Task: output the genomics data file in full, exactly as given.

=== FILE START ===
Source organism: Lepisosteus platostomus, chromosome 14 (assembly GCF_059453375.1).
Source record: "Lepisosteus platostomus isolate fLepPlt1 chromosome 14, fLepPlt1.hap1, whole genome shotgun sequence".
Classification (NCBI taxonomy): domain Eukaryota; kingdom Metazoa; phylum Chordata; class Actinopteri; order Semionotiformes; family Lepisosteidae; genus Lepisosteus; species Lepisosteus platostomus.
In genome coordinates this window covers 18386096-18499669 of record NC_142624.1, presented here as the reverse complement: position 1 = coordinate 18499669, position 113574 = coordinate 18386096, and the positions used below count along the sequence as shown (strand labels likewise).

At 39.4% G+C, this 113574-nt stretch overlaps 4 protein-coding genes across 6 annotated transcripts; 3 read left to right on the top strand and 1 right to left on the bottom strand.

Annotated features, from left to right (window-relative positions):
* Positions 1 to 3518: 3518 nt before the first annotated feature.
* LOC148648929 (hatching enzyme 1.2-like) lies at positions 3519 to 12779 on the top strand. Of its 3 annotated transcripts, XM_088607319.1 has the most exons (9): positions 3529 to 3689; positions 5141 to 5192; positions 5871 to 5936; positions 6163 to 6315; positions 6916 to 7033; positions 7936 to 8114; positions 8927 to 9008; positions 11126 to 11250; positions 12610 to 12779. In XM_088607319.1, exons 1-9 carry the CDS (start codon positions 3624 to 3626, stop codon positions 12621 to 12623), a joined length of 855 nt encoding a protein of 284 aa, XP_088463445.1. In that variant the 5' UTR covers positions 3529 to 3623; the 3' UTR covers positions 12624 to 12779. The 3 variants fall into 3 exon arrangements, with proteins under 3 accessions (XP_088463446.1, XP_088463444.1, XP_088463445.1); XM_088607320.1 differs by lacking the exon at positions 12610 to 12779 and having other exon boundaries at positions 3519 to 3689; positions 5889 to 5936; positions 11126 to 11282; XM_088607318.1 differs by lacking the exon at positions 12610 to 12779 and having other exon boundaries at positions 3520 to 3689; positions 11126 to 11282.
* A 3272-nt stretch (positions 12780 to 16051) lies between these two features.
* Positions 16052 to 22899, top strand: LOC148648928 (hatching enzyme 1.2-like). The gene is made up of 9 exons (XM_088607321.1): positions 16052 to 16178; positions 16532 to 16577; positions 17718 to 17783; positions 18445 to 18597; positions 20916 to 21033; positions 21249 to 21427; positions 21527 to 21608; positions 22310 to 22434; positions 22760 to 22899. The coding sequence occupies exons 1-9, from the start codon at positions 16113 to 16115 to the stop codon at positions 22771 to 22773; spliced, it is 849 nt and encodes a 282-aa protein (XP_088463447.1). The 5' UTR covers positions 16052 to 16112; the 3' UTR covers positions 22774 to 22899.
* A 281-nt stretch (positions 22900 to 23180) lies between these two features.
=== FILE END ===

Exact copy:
Source organism: Lepisosteus platostomus, chromosome 14 (assembly GCF_059453375.1).
Source record: "Lepisosteus platostomus isolate fLepPlt1 chromosome 14, fLepPlt1.hap1, whole genome shotgun sequence".
Classification (NCBI taxonomy): domain Eukaryota; kingdom Metazoa; phylum Chordata; class Actinopteri; order Semionotiformes; family Lepisosteidae; genus Lepisosteus; species Lepisosteus platostomus.
In genome coordinates this window covers 18386096-18499669 of record NC_142624.1, presented here as the reverse complement: position 1 = coordinate 18499669, position 113574 = coordinate 18386096, and the positions used below count along the sequence as shown (strand labels likewise).

At 39.4% G+C, this 113574-nt stretch overlaps 4 protein-coding genes across 6 annotated transcripts; 3 read left to right on the top strand and 1 right to left on the bottom strand.

Annotated features, from left to right (window-relative positions):
* Positions 1 to 3518: 3518 nt before the first annotated feature.
* LOC148648929 (hatching enzyme 1.2-like) lies at positions 3519 to 12779 on the top strand. Of its 3 annotated transcripts, XM_088607319.1 has the most exons (9): positions 3529 to 3689; positions 5141 to 5192; positions 5871 to 5936; positions 6163 to 6315; positions 6916 to 7033; positions 7936 to 8114; positions 8927 to 9008; positions 11126 to 11250; positions 12610 to 12779. In XM_088607319.1, exons 1-9 carry the CDS (start codon positions 3624 to 3626, stop codon positions 12621 to 12623), a joined length of 855 nt encoding a protein of 284 aa, XP_088463445.1. In that variant the 5' UTR covers positions 3529 to 3623; the 3' UTR covers positions 12624 to 12779. The 3 variants fall into 3 exon arrangements, with proteins under 3 accessions (XP_088463446.1, XP_088463444.1, XP_088463445.1); XM_088607320.1 differs by lacking the exon at positions 12610 to 12779 and having other exon boundaries at positions 3519 to 3689; positions 5889 to 5936; positions 11126 to 11282; XM_088607318.1 differs by lacking the exon at positions 12610 to 12779 and having other exon boundaries at positions 3520 to 3689; positions 11126 to 11282.
* A 3272-nt stretch (positions 12780 to 16051) lies between these two features.
* Positions 16052 to 22899, top strand: LOC148648928 (hatching enzyme 1.2-like). The gene is made up of 9 exons (XM_088607321.1): positions 16052 to 16178; positions 16532 to 16577; positions 17718 to 17783; positions 18445 to 18597; positions 20916 to 21033; positions 21249 to 21427; positions 21527 to 21608; positions 22310 to 22434; positions 22760 to 22899. The coding sequence occupies exons 1-9, from the start codon at positions 16113 to 16115 to the stop codon at positions 22771 to 22773; spliced, it is 849 nt and encodes a 282-aa protein (XP_088463447.1). The 5' UTR covers positions 16052 to 16112; the 3' UTR covers positions 22774 to 22899.
* A 281-nt stretch (positions 22900 to 23180) lies between these two features.